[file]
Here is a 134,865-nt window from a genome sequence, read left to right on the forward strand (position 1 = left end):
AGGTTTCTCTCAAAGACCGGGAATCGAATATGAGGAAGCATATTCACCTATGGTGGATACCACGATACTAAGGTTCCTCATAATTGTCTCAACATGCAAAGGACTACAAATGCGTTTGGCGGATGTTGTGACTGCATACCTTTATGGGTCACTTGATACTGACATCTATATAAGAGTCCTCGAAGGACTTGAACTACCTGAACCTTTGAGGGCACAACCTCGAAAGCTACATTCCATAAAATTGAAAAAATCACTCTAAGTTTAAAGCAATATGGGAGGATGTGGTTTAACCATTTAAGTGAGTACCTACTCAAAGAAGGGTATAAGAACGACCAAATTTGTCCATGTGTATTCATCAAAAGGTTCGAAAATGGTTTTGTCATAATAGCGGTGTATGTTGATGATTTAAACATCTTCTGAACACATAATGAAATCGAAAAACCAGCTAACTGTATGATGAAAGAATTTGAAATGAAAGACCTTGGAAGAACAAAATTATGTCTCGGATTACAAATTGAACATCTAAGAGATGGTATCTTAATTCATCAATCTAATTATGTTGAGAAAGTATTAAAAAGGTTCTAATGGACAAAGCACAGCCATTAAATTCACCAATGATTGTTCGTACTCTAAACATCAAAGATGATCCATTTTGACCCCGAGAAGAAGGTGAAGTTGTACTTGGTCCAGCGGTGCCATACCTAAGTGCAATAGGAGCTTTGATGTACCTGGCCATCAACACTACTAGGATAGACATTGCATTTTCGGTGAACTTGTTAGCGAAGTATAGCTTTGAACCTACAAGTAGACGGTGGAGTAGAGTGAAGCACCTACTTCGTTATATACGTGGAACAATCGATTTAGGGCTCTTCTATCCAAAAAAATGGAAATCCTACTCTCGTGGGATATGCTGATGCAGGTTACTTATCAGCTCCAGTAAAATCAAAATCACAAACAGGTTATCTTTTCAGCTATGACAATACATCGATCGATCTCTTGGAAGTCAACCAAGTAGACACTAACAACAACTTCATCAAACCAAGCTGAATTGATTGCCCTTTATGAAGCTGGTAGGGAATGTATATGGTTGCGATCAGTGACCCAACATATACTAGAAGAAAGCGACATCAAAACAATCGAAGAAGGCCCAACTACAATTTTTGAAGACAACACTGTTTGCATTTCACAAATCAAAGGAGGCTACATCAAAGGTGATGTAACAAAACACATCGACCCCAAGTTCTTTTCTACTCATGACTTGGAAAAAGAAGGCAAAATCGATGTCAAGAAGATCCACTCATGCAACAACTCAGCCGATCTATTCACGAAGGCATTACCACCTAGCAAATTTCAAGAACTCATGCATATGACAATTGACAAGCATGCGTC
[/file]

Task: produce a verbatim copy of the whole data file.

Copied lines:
Here is a 134,865-nt window from a genome sequence, read left to right on the forward strand (position 1 = left end):
AGGTTTCTCTCAAAGACCGGGAATCGAATATGAGGAAGCATATTCACCTATGGTGGATACCACGATACTAAGGTTCCTCATAATTGTCTCAACATGCAAAGGACTACAAATGCGTTTGGCGGATGTTGTGACTGCATACCTTTATGGGTCACTTGATACTGACATCTATATAAGAGTCCTCGAAGGACTTGAACTACCTGAACCTTTGAGGGCACAACCTCGAAAGCTACATTCCATAAAATTGAAAAAATCACTCTAAGTTTAAAGCAATATGGGAGGATGTGGTTTAACCATTTAAGTGAGTACCTACTCAAAGAAGGGTATAAGAACGACCAAATTTGTCCATGTGTATTCATCAAAAGGTTCGAAAATGGTTTTGTCATAATAGCGGTGTATGTTGATGATTTAAACATCTTCTGAACACATAATGAAATCGAAAAACCAGCTAACTGTATGATGAAAGAATTTGAAATGAAAGACCTTGGAAGAACAAAATTATGTCTCGGATTACAAATTGAACATCTAAGAGATGGTATCTTAATTCATCAATCTAATTATGTTGAGAAAGTATTAAAAAGGTTCTAATGGACAAAGCACAGCCATTAAATTCACCAATGATTGTTCGTACTCTAAACATCAAAGATGATCCATTTTGACCCCGAGAAGAAGGTGAAGTTGTACTTGGTCCAGCGGTGCCATACCTAAGTGCAATAGGAGCTTTGATGTACCTGGCCATCAACACTACTAGGATAGACATTGCATTTTCGGTGAACTTGTTAGCGAAGTATAGCTTTGAACCTACAAGTAGACGGTGGAGTAGAGTGAAGCACCTACTTCGTTATATACGTGGAACAATCGATTTAGGGCTCTTCTATCCAAAAAAATGGAAATCCTACTCTCGTGGGATATGCTGATGCAGGTTACTTATCAGCTCCAGTAAAATCAAAATCACAAACAGGTTATCTTTTCAGCTATGACAATACATCGATCGATCTCTTGGAAGTCAACCAAGTAGACACTAACAACAACTTCATCAAACCAAGCTGAATTGATTGCCCTTTATGAAGCTGGTAGGGAATGTATATGGTTGCGATCAGTGACCCAACATATACTAGAAGAAAGCGACATCAAAACAATCGAAGAAGGCCCAACTACAATTTTTGAAGACAACACTGTTTGCATTTCACAAATCAAAGGAGGCTACATCAAAGGTGATGTAACAAAACACATCGACCCCAAGTTCTTTTCTACTCATGACTTGGAAAAAGAAGGCAAAATCGATGTCAAGAAGATCCACTCATGCAACAACTCAGCCGATCTATTCACGAAGGCATTACCACCTAGCAAATTTCAAGAACTCATGCATATGACAATTGACAAGCATGCGTC